There is a need for providing youth with a stable source of income to help with food, clothing, and housing. Street youth are not in a position to become economically independent, and in the absence of adequate means of legal self-support and putting a roof over their heads, are likely to turn to illegal means of support, prostitution, and self-destructive substance abuse. In fact, prior criminal activity and CORI records, bad credit due to fraudulent check-writing, etc. have made it that much harder to get jobs and housing, and they need that much more help in overcoming those barriers and becoming independent.

 

Bottom line is that young homeless need compassionate adults who will accept them and provide guidance. Acceptance is especially for young adults struggling with their sexual identity, especially non-mainstream sexual identities (gay, lesbian, bisexual, transgender)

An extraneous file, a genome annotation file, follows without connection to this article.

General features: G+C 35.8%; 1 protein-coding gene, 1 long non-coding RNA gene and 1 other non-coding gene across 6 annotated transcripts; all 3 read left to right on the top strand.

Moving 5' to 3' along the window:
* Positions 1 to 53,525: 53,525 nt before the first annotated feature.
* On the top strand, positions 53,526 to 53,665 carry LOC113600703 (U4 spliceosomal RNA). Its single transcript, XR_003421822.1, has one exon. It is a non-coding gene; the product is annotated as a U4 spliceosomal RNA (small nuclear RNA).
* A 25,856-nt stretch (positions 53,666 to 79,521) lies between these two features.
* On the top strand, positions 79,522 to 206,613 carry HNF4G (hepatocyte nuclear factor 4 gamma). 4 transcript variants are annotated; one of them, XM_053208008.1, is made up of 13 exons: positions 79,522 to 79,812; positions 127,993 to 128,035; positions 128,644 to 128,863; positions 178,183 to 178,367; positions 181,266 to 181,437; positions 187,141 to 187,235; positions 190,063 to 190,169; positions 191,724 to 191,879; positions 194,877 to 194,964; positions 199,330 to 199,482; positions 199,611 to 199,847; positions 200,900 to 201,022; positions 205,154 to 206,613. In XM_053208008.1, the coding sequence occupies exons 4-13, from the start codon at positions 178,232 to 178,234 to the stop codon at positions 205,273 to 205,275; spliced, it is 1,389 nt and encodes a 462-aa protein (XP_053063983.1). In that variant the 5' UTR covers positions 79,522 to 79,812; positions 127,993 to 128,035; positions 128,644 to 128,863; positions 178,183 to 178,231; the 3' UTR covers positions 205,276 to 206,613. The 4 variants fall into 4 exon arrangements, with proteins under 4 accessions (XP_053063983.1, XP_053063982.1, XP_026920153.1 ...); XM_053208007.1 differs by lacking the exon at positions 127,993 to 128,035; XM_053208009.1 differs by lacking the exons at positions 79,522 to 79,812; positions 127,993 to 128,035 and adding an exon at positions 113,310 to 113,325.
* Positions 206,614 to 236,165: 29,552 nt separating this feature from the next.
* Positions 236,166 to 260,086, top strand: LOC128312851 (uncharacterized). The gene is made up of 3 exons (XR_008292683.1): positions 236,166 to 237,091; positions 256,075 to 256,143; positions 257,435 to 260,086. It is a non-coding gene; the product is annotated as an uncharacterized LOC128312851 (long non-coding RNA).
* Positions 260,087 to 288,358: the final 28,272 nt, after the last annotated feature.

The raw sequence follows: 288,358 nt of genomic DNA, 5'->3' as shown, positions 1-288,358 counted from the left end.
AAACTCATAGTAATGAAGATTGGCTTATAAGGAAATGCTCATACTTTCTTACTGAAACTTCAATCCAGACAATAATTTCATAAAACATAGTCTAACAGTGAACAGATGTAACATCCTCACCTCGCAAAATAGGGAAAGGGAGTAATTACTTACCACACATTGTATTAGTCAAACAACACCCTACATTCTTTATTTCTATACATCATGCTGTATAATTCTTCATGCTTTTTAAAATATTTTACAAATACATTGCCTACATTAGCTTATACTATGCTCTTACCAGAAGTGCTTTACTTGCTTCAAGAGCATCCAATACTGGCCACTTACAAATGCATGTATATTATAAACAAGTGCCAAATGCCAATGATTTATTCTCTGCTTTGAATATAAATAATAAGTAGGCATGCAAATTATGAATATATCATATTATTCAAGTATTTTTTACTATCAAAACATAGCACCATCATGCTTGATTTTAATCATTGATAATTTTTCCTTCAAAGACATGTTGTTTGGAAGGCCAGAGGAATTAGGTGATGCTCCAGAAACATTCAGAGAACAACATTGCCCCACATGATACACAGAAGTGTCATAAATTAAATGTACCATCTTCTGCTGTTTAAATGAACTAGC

Youth need opportunities to contribute to their community

 

 

 

 

Housing Search and Stabilization (see also Permanent Housing Section for discussion of stabilization)

 

There is a shortage of housing search services, particularly as the HRT winds down its operations, but even with the HRT in full operation, the HomeStart housing advocate was unable to see all of the people who are looking for housing.

(

There is a need to inform homeless people early on in their homelessness about the mechanics of housing search, so that they can begin to take the necessary steps: getting on subsidy, housing authority, and apartment wait lists; work on building their credit; understand their obligation to develop some savings; etc. This entails a combination of "deep outreach" to shelter guests and meal program patrons and greater access to case management.